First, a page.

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Like many other rewards in my life, my introduction to the Capital Pool Checkers Club in Washington, DC, was accidental. For years I'd been working on a photography project about people who live in Washington. A friend, Pernell Lee, told me about his checkers club and brought me around to introduce me to its president, Tal Roberts. As Tal and I talked in the club, on a Saturday afternoon, members arrived and I watched and listened. This was too good a photography opportunity to pass up: I offered to make portraits of the members, then decided to interview them about their game and about their lives in Washington — how they got here if they weren't natives and how they fared during the city’s turbulent years of inspiration and of despair.
The club looks like what you might imagine: three tables set with six checkerboards in the center of the room. Oldies but goodies soul music playing, punctuated by the staccatos of the checkers as they are moved and the triumphant declarations, "Put a hat on it" or "Crown me." Cell phones ring, the vending machine hums, the refrigerator door opens and closes, corn pops. Adorning one wall are hundreds of snapshots of current and former members. Trophies reign high up on a shelf. The sofas and chairs are worn with use. The men sit, stand, watch and play, kibitzing. The atmosphere is friendly but the game is serious and competitive.
The members of the Capital Pool Checkers Club have gathered at 9th and "S" Streets N.W., in Washington since 1985. The club is an affiliate of the American Pool Checkers Association. The game played by the members is called Spanish Pool Checkers. According to the association, Spanish Pool has been played, predominantly by Blacks, throughout the United States. "Straight Checkers was too slow and not exciting in moving nor jumping so it was not as appealing," the association says. The APCA holds national and regional tournaments. While many of the members of the Checkers Club compete in the tournaments — and often win — some come to the club just to relax in the camaraderie.
The men know one another by their "handles," their "checker names." "Sometimes you know people by their nickname and don't know their real name," Tal said. "We had one called E. C. Taylor, and his name was E.C. We never knew what his real name was because his real name was Ecclesiastes. And there were a lot of people couldn't pronounce it. And nobody could spell it."
In this presentation you will meet The Shark, Chicago, The Stealer, Boy Wonder, The Weasel, Johnnie Cool, The Master of Disaster and The Hawk, among others.
I started photographing and interviewing the members on Saturday afternoons in January 2007. Most of the men are about my age, and, like me, many came to Washington in the 1950s for education and job opportunities. I was born in 1937, in California, the first daughter of an Italian mother and Irish father. When I graduated from college, my father gave me an airplane ticket to Washington, a one-night hotel reservation and one hundred dollars. It was August of 1959. My first job was as a secretary in Senator John F. Kennedy's office. I worked for Kennedy for four years — in the Senate, during his presidential campaign and in the White House, always on civil rights issues.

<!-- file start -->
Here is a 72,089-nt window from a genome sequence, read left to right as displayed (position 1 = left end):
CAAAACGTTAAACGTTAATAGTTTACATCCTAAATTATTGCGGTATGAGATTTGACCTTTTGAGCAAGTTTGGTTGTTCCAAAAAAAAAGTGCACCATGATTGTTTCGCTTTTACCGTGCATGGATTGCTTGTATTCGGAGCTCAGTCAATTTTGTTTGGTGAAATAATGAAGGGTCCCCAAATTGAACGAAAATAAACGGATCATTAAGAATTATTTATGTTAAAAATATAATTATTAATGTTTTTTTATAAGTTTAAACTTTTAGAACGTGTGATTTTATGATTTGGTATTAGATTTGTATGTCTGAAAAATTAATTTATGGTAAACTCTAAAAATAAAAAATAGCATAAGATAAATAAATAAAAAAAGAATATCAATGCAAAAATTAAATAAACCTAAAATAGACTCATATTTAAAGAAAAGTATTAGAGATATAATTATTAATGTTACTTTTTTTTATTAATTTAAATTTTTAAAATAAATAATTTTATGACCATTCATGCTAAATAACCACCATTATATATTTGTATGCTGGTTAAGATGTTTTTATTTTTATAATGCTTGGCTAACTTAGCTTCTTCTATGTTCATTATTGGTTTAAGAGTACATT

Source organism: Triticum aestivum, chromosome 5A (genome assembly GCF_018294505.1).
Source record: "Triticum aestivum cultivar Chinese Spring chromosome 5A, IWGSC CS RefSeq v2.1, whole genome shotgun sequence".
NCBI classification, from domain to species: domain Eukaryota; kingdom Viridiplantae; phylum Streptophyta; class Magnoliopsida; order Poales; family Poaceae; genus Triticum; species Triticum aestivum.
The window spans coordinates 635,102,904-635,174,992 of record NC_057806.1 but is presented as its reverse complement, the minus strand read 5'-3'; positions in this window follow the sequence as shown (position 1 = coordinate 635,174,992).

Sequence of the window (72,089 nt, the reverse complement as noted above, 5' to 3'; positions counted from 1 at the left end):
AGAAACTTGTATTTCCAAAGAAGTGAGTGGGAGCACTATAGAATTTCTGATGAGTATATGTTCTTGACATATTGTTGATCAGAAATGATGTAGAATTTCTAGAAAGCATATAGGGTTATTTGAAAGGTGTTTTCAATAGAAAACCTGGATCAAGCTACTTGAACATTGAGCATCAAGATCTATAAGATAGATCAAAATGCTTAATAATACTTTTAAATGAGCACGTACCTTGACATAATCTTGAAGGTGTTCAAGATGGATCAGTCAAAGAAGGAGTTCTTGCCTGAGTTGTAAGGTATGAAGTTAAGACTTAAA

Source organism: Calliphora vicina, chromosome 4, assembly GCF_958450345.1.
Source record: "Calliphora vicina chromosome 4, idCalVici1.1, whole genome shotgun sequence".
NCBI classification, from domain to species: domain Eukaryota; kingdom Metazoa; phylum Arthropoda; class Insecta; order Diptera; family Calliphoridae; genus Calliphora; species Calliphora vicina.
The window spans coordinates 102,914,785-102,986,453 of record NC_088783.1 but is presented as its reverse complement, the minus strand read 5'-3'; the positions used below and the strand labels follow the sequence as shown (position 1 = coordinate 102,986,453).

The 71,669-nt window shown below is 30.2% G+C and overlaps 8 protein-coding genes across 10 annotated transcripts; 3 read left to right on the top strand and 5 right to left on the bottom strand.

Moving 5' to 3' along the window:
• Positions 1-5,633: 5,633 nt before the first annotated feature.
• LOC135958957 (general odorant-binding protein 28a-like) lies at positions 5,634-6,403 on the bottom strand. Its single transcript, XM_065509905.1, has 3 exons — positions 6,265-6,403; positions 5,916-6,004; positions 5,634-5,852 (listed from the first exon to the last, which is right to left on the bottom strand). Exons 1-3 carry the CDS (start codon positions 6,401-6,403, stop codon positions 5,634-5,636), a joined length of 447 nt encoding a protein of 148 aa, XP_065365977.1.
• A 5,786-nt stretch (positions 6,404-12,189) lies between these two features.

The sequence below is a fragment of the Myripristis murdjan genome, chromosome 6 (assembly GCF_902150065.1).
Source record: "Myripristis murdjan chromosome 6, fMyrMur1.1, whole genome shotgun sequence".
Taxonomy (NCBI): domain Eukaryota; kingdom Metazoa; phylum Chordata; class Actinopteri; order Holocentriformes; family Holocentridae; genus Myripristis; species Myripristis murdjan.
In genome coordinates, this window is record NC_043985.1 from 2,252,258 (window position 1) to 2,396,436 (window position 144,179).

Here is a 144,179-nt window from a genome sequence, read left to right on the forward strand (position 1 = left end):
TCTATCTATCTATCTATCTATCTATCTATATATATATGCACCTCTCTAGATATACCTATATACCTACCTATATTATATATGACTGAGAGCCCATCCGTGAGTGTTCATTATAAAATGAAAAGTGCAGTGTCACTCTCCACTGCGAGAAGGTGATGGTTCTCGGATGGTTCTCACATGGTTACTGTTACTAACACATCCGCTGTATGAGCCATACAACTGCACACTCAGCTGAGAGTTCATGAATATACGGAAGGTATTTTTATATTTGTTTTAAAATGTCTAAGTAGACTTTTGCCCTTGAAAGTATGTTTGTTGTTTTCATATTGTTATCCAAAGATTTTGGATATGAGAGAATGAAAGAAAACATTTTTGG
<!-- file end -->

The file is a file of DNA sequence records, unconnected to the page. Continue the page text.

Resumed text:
Like these checkers players, I remember the historic moments: marching on August 28, 1963 and being at the foot of the Lincoln Memorial for the "I Have A Dream Speech"; the city erupting in flames in 1968. Here I raised my children in the 70s and here, on a bitterly cold but joyous day, January 20, 2009, I attended the Inauguration of Barack Obama. Since the first day I arrived, I have, like many of these men, watched the city struggle and grow and shift.
I am grateful for the hospitality shown me by the men of the Checkers Club. As player Tony Simuel said about Obama, "He really means to bring people together. That's how we solve problems that we have in the world, to have people working together. Just like you. If nobody gave you an interview, it's useless. So you come, and everybody work together to give a good interview."
Peggy Fleming is a photographer who is currently in the MA Documentary Film program at American University. For three years she photographed and interviewed the men in the Capital Pool Checkers Club. Crown Me!, published in 2010, is a book of portraits and text about twenty-four members of the Capital Pool Checkers Club. At 9th & S is a ten-minute award-winning video she produced of the club. www.vimeo.com/crownme
In 1969. Fleming received an MA in Cultural Anthropology from George Washington University. In 1994 she retired from the National Park Service; she was a Park Ranger Naturalist/Botanist in Rock Creek Park.
The American Folklife Center was created by Congress in 1976 and placed at the Library of Congress to "preserve and present American Folklife" through programs of research, documentation, archival preservation, reference service, live performance, exhibition, public programs, and training. The Center includes the American Folklife Center Archive of folk culture, which was established in 1928 and is now one of the largest collections of ethnographic material from the United States and around the world. Please visit our web site.
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